The commands in the file should be exactly as they need to be typed during gameplay.
Careful about typos or extra characters.

enhancements.txt
Hand this in ONLY if you added enhancements. Explicitly detail the puzzle(s) you have added to your game. Each puzzle should be described by one or two paragraphs of text, outlining what must be done to solve each puzzle. Describe any other minor enhancements within 150 words.

Optional: You may hand in more .txt files showing any extra/special features added to the gameplay.
These files should be named gameplay1.txt, gameplay2.txt, and so on.
Like the solution and gameover text files, these files should ONLY contain gameplay commands (one command per line) and NOTHING ELSE.
The commands should be from start of the game up until the end of the special feature.
Describe the purpose of these files within the enhancements.txt file, like so:
gameplay1.txt
Shows gameplay that involves the player reaching bonus puzzle and winning a bonus item.
Reminder: Again, before you submit your project, place all of the files you are giving us in a new directory and try to run the game. If you receive unexpected errors, you’re missing some of your required game files, and we won’t be able to play the game.
Remember that spelling of filenames, including case, counts: your file must be named exactly as above.
Important: Make sure that we can run your project simply by running the code in adventure.py.
Q: Is there a minimum/maximum number of locations?
Not exactly.
There is no maximum – whatever you think is doable, go ahead and do.
As for minimum, remember that the minimum number of items is 3 (lucky pen, cheat sheet, t-card). The game requires a player to find all those items in time for an exam.
Based on that, up to you to decide what the minimum number of locations should be. If you want to make a game so boring that all of the items can be found in one location, then you can make a game with one location (although it would be really hard to get all the four directional commands, and a score, and a max number of moves / lose condition applied to a game with just one location).
Q: Can I change the backstory?
Please stick to using the backstory that we have provided you with. The base objective (gathering objects in time for the exam), as well as the minimum three items (lucky pen, t-card, cheat sheet) are required in your game. To keep things consistent, keep your plotline based around the given story.
This story just provides you with a start and end point of the game. What happens in between is all up to you – that means, you may end up magically teleporting your player to an alternate universe, or something similar. That’s fine, as long as the plot still begins and ends with the plotline we have provided you with.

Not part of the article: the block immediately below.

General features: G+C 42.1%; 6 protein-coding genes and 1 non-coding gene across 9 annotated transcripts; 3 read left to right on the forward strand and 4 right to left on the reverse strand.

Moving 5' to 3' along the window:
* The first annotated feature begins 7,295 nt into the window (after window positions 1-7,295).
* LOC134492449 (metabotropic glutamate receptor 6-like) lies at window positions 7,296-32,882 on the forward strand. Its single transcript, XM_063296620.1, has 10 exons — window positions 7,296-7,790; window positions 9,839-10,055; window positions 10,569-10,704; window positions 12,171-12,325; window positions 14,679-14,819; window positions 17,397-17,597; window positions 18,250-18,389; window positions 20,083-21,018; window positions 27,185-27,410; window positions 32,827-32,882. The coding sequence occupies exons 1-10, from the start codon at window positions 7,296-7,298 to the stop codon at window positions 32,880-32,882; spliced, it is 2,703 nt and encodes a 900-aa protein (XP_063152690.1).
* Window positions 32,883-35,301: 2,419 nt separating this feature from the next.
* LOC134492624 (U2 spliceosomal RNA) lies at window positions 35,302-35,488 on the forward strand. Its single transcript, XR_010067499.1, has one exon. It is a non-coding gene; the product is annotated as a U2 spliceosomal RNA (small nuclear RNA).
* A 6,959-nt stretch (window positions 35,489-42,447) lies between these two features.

Q: How should all the provided classes work together?
Location has many Items
World has many Locations
World has a single Player
World has a single Map
Q: How should load_locations work?
Depending on how you store all the data in locations.txt, it should be something like…
def load_locations(self, filename):
”’
Algorithm:
open filename
while there are more locations:
index = readline # you have to parse this)
value = readline
brief_description = readline
long_description = readline # well not really, it could be many lines
find the end (line with just END)
create a new Location with index, value, brief_description, long_description
add it to the worlds collection of locations

”’
Q: Can I change the format of locations.txt?
Yes. You may change the format of locations.txt and items.txt however much you like.
Q: Can I get rid of the score line in locations.txt and replace it with something else?
Yes. You may change the format of locations.txt and items.txt however much you like.
Q: Are we allowed to add new functions into the class Player?
Yes, you are allowed to add new functions to all the classes.
You are also allowed to remove/rename functions in Player, Location and Item class. (For the World class only, DO NOT REMOVE/RENAME anything, but you can still add things).

Are you looking for a similar paper or any other quality academic essay? Then look no further. Our research paper writing service is what you require. Our team of experienced writers is on standby to deliver to you an original paper as per your specified instructions with zero plagiarism guaranteed. This is the perfect way you can prepare your own unique academic paper and score the grades you deserve.

Use the order calculator below and get started! Contact our live support team for any assistance or inquiry.

Type of paper Academic level Subject area
Number of pages Paper urgency Cost per page:
 Total: